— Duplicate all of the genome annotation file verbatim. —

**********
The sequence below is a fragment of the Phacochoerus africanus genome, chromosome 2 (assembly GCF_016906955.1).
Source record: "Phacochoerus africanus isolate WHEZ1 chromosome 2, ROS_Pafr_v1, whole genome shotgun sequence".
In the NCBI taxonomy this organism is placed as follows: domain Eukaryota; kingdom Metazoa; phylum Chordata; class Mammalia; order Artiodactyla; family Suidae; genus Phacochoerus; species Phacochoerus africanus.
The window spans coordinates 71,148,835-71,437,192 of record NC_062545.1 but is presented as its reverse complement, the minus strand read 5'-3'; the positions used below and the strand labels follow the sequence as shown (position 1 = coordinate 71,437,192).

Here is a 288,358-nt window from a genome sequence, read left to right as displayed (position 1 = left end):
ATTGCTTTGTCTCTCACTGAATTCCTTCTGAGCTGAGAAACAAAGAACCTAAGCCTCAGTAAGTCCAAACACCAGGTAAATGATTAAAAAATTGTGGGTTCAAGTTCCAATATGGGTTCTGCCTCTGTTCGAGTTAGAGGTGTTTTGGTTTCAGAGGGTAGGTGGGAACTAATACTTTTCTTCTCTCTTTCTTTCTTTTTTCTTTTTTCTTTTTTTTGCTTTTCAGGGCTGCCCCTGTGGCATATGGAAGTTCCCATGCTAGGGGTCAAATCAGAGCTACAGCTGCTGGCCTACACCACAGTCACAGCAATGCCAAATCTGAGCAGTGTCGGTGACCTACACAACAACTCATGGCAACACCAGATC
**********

The sequence below is a fragment of the Phacochoerus africanus genome, chromosome 2 (assembly GCF_016906955.1).
Source record: "Phacochoerus africanus isolate WHEZ1 chromosome 2, ROS_Pafr_v1, whole genome shotgun sequence".
In the NCBI taxonomy this organism is placed as follows: domain Eukaryota; kingdom Metazoa; phylum Chordata; class Mammalia; order Artiodactyla; family Suidae; genus Phacochoerus; species Phacochoerus africanus.
The window spans coordinates 71,148,835-71,437,192 of record NC_062545.1 but is presented as its reverse complement, the minus strand read 5'-3'; the positions used below and the strand labels follow the sequence as shown (position 1 = coordinate 71,437,192).

Here is a 288,358-nt window from a genome sequence, read left to right as displayed (position 1 = left end):
ATTGCTTTGTCTCTCACTGAATTCCTTCTGAGCTGAGAAACAAAGAACCTAAGCCTCAGTAAGTCCAAACACCAGGTAAATGATTAAAAAATTGTGGGTTCAAGTTCCAATATGGGTTCTGCCTCTGTTCGAGTTAGAGGTGTTTTGGTTTCAGAGGGTAGGTGGGAACTAATACTTTTCTTCTCTCTTTCTTTCTTTTTTCTTTTTTCTTTTTTTTGCTTTTCAGGGCTGCCCCTGTGGCATATGGAAGTTCCCATGCTAGGGGTCAAATCAGAGCTACAGCTGCTGGCCTACACCACAGTCACAGCAATGCCAAATCTGAGCAGTGTCGGTGACCTACACAACAACTCATGGCAACACCAGATC